Iceboat Tech That Never Caught On

Here’s some content for the doldrums of ice sailing, technology that never caught on. As I’ve stated before, iceboating appeals to dreamers. Some of their ideas became standard equipment but most didn’t.

In the 1930s and 40s, yachting author J. Julius Fanta must have taken a fancy to the idea of a four-runner iceboat and wrote at least two articles about them. In a thoroughly detailed article in Yachting Magazine about a four-runner Skeeter developed on Geneva Lake, he predicted  “the four-runner iceboat is the coming thing in ice yachting and not a fly-by-night experiment.” Four-runner iceboats never became popular because they were not an improvement upon a standard three-runner iceboat. Download the Yachting Magazine article in pdf.

In a 1940 Popular Science article, he presented detailed plans for a four-runner stern steerer.

A four-runner Skeeter was photographed by Carl Bernard at the 1947 Northwest on Lake Winnebago.

Ben Lampert’s 4 Runner Skeeter at the 1947 Northwest Source: Carl Bernard Files

UPDATE: July 30, 2018: Via Skeeter Iceboat Club member, Jane Pegel:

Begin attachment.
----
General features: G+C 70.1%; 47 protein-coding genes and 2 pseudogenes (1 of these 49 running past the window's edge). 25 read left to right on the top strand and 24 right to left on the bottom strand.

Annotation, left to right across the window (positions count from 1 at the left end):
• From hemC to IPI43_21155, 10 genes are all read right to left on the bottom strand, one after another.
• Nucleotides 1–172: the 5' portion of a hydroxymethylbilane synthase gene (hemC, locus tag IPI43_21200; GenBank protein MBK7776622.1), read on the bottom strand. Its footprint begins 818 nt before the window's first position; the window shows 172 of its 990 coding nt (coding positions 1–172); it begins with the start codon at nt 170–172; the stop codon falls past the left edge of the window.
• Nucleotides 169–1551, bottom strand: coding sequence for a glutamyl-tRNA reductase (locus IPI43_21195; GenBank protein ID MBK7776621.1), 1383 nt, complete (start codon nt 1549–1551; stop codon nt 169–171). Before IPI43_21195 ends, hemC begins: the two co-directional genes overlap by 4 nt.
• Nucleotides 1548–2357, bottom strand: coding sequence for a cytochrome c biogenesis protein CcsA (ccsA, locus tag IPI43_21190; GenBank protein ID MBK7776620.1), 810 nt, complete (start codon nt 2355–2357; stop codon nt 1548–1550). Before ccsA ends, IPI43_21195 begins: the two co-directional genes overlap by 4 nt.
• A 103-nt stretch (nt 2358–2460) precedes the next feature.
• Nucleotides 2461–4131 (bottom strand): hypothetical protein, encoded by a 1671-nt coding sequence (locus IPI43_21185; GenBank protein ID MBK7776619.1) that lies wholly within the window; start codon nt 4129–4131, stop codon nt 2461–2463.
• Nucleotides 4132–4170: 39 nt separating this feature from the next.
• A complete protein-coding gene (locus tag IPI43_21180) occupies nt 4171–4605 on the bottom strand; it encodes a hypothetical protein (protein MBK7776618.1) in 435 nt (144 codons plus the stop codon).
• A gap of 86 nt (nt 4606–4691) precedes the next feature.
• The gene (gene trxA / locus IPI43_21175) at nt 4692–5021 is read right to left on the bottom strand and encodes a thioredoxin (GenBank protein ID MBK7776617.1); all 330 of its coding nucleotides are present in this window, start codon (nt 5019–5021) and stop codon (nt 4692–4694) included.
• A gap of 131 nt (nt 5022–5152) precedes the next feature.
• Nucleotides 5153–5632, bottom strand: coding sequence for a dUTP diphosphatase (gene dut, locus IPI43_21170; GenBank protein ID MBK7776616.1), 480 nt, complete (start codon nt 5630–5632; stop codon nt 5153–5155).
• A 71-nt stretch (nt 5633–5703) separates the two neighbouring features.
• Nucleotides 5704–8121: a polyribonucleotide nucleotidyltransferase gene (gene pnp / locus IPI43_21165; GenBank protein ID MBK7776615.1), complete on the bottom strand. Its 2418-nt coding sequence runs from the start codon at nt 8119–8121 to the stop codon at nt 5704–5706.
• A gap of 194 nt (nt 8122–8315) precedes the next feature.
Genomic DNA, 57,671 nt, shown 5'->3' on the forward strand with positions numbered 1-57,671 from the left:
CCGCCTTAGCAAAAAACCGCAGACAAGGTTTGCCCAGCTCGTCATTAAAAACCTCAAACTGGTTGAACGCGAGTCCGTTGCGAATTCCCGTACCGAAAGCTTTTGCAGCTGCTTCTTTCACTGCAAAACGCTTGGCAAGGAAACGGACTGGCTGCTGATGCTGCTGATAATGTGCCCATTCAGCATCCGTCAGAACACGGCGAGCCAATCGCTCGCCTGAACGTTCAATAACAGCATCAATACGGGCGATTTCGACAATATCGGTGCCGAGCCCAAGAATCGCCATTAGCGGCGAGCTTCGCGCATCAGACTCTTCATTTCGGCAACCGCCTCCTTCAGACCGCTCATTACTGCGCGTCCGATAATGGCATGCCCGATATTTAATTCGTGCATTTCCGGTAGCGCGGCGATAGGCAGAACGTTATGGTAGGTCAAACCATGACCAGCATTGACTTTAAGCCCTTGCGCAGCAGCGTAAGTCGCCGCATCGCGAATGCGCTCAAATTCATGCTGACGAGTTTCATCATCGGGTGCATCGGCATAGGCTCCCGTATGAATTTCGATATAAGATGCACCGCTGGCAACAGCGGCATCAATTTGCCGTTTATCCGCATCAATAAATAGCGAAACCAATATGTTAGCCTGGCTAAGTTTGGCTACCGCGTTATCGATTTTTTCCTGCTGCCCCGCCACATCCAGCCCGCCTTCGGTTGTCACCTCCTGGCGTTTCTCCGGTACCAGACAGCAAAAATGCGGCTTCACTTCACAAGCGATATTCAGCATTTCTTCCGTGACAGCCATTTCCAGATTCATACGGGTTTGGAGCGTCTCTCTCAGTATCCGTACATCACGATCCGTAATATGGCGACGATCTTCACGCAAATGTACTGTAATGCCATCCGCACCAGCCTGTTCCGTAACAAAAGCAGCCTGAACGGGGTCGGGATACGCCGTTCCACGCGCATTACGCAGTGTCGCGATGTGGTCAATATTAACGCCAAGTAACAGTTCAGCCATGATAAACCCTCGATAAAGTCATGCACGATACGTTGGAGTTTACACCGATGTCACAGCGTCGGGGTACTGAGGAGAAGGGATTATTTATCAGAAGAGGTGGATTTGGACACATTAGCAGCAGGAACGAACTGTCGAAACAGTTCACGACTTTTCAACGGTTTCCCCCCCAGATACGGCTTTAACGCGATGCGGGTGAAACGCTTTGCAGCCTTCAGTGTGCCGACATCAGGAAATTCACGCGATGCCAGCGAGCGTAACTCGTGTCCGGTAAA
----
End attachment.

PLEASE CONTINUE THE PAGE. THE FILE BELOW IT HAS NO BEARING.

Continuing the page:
Skeeter Ice Boat Club member Bob Ferris built and raced a 4-runner Skeeter. I believe this was in the 1950’s.

This boat had a springboard at the bow and also at the stern with a runner on the end of each springboard.
My recollection is that the runners at each end were steering runners and could be turned via cables and foot pedals.
The runner plank was located approximately half way between the two ends of the boat.
The runner plank was shorter than customary. When sailing, the bow and stern runners were on the ice
and the runner on the leeward end of the runner plank was on the ice. The runner on the windward end
of the runner plank “floated” slightly above the ice surface.

The idea of the design was to be able to turn “on a dime”. The boat could make a tight turn at the
leeward mark (occasionally spun out.) Bob won some races with the boat but basically the boat was not as fast as her
competition sailing on the “straight away”. Only the Bob Ferris design would turn on a dime. Only three of his runners were touching the ice, what ever runner that was on the windward end of the runner plank was floating above the ice. The 4 runner boats that essentially were a rectangle would not be able to turn on a dime.